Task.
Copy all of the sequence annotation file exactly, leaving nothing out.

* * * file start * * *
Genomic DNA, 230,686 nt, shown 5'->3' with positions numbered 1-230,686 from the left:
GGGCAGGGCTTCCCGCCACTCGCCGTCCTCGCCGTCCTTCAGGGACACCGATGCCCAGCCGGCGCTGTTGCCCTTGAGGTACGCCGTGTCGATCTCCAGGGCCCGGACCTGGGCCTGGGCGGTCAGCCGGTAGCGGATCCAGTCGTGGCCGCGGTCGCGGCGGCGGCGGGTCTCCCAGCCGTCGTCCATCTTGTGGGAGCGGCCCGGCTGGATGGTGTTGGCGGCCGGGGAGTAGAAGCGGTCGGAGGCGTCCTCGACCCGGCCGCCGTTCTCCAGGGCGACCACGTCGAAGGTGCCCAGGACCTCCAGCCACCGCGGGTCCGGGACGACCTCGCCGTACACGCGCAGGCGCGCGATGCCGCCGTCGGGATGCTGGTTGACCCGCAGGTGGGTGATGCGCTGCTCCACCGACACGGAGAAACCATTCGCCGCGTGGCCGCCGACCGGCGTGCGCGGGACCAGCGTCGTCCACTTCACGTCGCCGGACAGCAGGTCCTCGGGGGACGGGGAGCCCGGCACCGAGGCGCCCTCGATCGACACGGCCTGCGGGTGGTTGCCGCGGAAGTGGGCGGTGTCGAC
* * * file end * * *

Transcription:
Genomic DNA, 230,686 nt, shown 5'->3' with positions numbered 1-230,686 from the left:
GGGCAGGGCTTCCCGCCACTCGCCGTCCTCGCCGTCCTTCAGGGACACCGATGCCCAGCCGGCGCTGTTGCCCTTGAGGTACGCCGTGTCGATCTCCAGGGCCCGGACCTGGGCCTGGGCGGTCAGCCGGTAGCGGATCCAGTCGTGGCCGCGGTCGCGGCGGCGGCGGGTCTCCCAGCCGTCGTCCATCTTGTGGGAGCGGCCCGGCTGGATGGTGTTGGCGGCCGGGGAGTAGAAGCGGTCGGAGGCGTCCTCGACCCGGCCGCCGTTCTCCAGGGCGACCACGTCGAAGGTGCCCAGGACCTCCAGCCACCGCGGGTCCGGGACGACCTCGCCGTACACGCGCAGGCGCGCGATGCCGCCGTCGGGATGCTGGTTGACCCGCAGGTGGGTGATGCGCTGCTCCACCGACACGGAGAAACCATTCGCCGCGTGGCCGCCGACCGGCGTGCGCGGGACCAGCGTCGTCCACTTCACGTCGCCGGACAGCAGGTCCTCGGGGGACGGGGAGCCCGGCACCGAGGCGCCCTCGATCGACACGGCCTGCGGGTGGTTGCCGCGGAAGTGGGCGGTGTCGAC